CyberCorps Program Overview


Eligibility Requirements

  • United States citizen
  • At least 18 years old
  • Current GW Student or applicant for next Fall
  • Undergraduate junior or higher with GPA of at least 3.0
  • Graduate student with GPA of at least 3.2
  • GW SFS is not accepting applications from students seeking a law degree at this time.

Monetary benefits per year (3 year maximum):

  • Full tuition and fees are paid
  • 9 month stipend of $25,000 (undergraduates) or $35,000 (graduates)
  • Up to $4,000 annual allowance for professional development activities
  • $2,000 allowance of textbooks
  • Up to $3,000 for health insurance costs

Service obligation

  • Internship in cybersecurity (typically during the summer, typically paid)
  • One year of paid government service for each year of the scholarship
  • Possible employers are
    • Federal, state, local, or tribal agencies, public educational institutions
    • Federally funded research and development corporations
    • National laboratories

The federal government’s most successful, but still limited, pipeline for young cyber security talent is the CyberCorps program of the federal government.  One of the most successful feeder institutions into this pipeline, educating and sending computer security experts into government service since 2003, is The George Washington University’s Partnership in Securing Cyberspace through Education and Service (Project PISCES).  This program has produced 88 federal government employees to date, and 17 more scholars are on track to graduate by 2020.

The George Washington University (GW) is designated a National Center of Academic Excellence in Cyber Defense Research (CAE-R) by the National Security Agency (NSA) in cooperation with the Department of Homeland Security (DHS).  GW provides cybersecurity education opportunities for students with diverse backgrounds to become Computer Security and Information Assurance (cybersecurity) professionals and help protect the safety and security of our nation’s information infrastructure. It does this by combining scholarships, university courses in computer security and information assurance, internships, laboratories, and government service, with a unifying and reinforcing Seminar that prepares students with the knowledge, perspective, and expertise to perform competently in their future government positions, repay the federal government its hefty investments in their education, and serve their country.

The GW CyberCorps is a group of scholarship students supported by the Scholarships for Service (SFS) program of the National Science Foundation and the Department of Homeland Security.  Our multidisciplinary academic program in information assurance, our signature government guest lecturer Seminar, and our location at the center of the government cyber security workforce make this effort attractive for students and the government, and our 96% graduation and placement rate for CyberCorps students reflects that.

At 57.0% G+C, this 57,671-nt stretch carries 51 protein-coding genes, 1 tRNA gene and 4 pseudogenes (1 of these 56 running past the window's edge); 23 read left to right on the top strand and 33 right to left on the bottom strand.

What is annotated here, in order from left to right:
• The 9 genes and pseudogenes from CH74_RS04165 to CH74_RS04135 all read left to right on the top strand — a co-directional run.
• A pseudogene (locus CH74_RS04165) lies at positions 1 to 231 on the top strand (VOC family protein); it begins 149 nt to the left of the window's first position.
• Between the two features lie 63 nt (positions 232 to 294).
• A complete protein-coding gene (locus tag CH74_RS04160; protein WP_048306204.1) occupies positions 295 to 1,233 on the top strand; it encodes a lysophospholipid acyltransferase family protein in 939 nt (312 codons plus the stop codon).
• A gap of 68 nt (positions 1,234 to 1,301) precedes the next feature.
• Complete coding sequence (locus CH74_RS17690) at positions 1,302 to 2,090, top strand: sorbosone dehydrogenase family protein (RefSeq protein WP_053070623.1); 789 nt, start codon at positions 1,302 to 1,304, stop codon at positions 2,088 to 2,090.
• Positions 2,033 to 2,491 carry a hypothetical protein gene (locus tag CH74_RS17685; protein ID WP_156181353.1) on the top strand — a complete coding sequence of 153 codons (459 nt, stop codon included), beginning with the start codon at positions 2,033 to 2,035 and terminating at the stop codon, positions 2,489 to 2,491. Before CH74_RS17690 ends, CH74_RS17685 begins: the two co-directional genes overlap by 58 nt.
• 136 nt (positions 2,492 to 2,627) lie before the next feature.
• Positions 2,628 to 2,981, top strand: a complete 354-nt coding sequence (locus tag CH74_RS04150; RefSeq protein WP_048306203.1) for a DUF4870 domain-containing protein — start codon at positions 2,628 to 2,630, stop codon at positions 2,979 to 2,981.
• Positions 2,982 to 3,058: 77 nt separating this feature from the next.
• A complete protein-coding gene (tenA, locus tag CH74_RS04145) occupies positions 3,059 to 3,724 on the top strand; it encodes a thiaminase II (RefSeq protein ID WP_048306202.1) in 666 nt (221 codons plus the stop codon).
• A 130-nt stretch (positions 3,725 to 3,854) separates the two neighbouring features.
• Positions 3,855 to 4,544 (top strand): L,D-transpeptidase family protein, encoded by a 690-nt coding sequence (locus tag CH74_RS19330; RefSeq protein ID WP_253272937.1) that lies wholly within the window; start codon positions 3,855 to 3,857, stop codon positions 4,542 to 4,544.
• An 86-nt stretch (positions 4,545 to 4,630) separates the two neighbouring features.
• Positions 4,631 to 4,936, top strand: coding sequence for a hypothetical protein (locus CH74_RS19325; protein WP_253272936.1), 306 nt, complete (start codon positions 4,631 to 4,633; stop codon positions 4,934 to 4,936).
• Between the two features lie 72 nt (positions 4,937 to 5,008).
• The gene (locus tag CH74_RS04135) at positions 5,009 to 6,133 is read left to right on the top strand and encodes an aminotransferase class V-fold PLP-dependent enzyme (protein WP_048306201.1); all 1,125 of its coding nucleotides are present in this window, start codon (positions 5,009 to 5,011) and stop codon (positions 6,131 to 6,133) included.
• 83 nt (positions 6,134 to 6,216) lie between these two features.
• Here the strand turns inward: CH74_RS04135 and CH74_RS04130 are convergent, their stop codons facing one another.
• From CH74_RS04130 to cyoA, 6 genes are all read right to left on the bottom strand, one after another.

Academic Program for CyberCorps Students

GW CyberCorps students pursue a degree in a major that incorporates many aspects of cybersecurity.  They must take a minimum number of cybersecurity-related courses in their home department beyond the courses required for their degree.   They may also be required to take additional cybersecurity courses outside of their department that are appropriate for their major. 

Our CyberCorps students have received or are currently pursuing degrees in these fields from GW:

  • cybersecurity in computer science
  • cybersecurity policy and compliance (online with required weekly in-person attendance in Washington)
  • computer science
  • electrical engineering
  • engineering management and systems engineering
  • business administration
  • public policy
  • information technology 
  • high tech crime investigation (no longer offered)

A required seminar for all CyberCorps students provides support, connections, networking, and “insider” information sets us apart, expands the base of prospective students, and serves the students, university, and government well, by creating a learning environment where a heterogeneous cohort learns to work (and sometimes play) together and to appreciate the contributions that persons from various backgrounds and disciplines can make to solving cybersecurity problems in the workplace.

Student Demographics

While the majority of our students are in their twenties and in computer science, we do not limit our recruiting to only technical specialists; nor do we recruit only rising juniors or those just graduating with a bachelor’s degree.  We have also selected applicants who were older or had limited computer science experience but significant potential.  Each one has gone on to succeed in their federal careers.  One even was described in Government Computer News as “the model for a federal scholarship initiative.”


Underrepresented Men

Other Men



Graduates as of July 2018





In program as of July 2018





Withdrew from program










Graduation Rate= 86/88=98%;Underrepresented Graduates=49%;Women Graduates=33%